Independent Purchasing Cooperative, Inc., a Subway® franchisee-owned organization, Featured in Forbes Magazine
IPC shares advantages of using GS1 Standards and the FoodLogiQ platform to reach full Supply Chain Traceability
The Independent Purchasing Cooperative Inc., a Subway® restaurant franchisee-owned organization, recently mentioned FoodLogiQ as its traceability partner-of-choice in a Forbes Magazine article, as well as a newly-released case study from GS1 US.
The Independent Purchasing Cooperative (IPC) handles the supply chain processes for all Subway restaurants globally, which is about 42,000 restaurants. The IPC manages the planning and execution of purchasing, distribution, logistics, and supply and demand.
In 2013, IPC launched an initiative to improve the quality of its product, with the ultimate goal of achieving end-to-end visibility across its supply chain. They began the process by using GS1 Standards for product identification and sharing, which is a critical element of building the foundation for traceability.
“Today our suppliers and distributors ‘speak the same language’ via those standards to uniquely identify their products and locations, as well as to exchange product information through the Global Data Synchronization Network™ (GDSN®),” says Lucelena Angarita, Director of Supply Chain Systems and Systems at IPC. “Using GS1 Standards, we’ve made great strides in executing operational efficiencies, reducing supply chain costs, and saving time and labor costs.”
In 2015, IPC selected FoodLogiQ, a certified GS1 US Solution Partner, as its traceability technology provider and began using its Track + Trace product to help IPC capture and connect critical tracking event data. This would allow them to know exactly where products are by batch or lot number and expiration date. FoodLogiQ also helped IPC trading partners synchronize their supply chain events.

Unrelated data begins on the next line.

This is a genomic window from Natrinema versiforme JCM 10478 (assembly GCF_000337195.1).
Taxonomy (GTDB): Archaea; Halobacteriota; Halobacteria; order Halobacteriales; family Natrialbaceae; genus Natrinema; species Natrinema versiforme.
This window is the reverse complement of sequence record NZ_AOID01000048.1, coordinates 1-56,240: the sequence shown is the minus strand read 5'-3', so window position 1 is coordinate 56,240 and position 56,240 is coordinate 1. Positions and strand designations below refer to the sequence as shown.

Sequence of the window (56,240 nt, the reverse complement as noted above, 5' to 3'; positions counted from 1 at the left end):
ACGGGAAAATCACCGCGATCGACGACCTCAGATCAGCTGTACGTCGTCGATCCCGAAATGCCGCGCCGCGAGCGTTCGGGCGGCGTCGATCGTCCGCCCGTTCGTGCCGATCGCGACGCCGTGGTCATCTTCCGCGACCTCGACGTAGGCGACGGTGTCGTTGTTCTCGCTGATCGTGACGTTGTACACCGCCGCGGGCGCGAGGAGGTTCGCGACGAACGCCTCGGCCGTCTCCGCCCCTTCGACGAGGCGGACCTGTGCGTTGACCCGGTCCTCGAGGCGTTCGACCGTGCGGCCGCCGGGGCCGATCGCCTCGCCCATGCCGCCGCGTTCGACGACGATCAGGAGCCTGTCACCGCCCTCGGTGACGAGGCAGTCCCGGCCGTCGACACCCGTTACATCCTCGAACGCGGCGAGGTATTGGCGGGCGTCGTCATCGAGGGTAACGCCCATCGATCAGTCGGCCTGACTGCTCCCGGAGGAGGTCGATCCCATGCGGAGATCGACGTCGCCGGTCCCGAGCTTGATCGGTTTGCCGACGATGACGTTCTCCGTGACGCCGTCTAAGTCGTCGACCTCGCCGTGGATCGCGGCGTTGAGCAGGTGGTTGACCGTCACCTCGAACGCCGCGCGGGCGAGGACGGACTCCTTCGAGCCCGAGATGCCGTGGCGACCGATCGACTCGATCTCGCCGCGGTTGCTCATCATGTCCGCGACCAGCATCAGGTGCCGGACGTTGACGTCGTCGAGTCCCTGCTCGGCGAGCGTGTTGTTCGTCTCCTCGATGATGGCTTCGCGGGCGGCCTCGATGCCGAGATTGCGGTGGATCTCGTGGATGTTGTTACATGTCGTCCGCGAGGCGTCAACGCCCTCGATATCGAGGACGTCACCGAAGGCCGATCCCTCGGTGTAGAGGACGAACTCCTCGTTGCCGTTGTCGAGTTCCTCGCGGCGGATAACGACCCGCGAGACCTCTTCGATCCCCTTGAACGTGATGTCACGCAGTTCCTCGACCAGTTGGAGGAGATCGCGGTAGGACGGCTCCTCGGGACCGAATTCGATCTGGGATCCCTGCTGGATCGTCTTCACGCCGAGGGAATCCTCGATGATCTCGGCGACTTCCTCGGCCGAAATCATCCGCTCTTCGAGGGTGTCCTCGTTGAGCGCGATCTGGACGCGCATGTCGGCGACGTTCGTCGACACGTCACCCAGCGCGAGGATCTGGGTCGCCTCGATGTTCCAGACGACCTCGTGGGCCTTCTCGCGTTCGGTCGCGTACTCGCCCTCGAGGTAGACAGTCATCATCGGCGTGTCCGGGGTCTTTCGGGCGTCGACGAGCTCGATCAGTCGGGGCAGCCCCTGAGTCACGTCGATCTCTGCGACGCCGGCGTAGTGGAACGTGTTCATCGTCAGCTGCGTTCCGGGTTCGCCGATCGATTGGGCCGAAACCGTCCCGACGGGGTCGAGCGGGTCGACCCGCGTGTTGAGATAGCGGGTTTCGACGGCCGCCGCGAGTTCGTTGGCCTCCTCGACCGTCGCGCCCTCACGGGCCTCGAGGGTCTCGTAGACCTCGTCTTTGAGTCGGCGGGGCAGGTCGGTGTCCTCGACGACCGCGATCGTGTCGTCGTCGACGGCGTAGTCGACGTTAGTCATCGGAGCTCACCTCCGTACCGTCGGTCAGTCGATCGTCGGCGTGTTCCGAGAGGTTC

With the data FoodLogiQ aggregates from suppliers and distributors, IPC can ingest it into their systems and create their own dashboards and reports that show how many of their suppliers, distributors, and restaurants are scanning deliveries, the percentage of products being scanned, and more. Using those dashboards, IPC can identify the gaps across the entire supply chain, enabling transparency in its ever-evolving system.
“So many companies are quick to adopt new technologies, such as blockchain, AI, or IoT, without first understanding their business challenges or laying the most basic foundation that demands complete and accurate data,” said FoodLogiQ CEO Sean O’Leary. “IPC did the exact opposite; they set long-term traceability goals, created a plan using industry standards and best practices to ensure high-quality data, and established a culture of food safety and supply chain transparency they can be proud of. FoodLogiQ is privileged to support IPC and Subway in its vision to elevate supply chain practices through traceability.”
To learn more about how you can achieve true farm-to-fork traceability from the grower to distribution center to the retailer or restaurant, request a demo.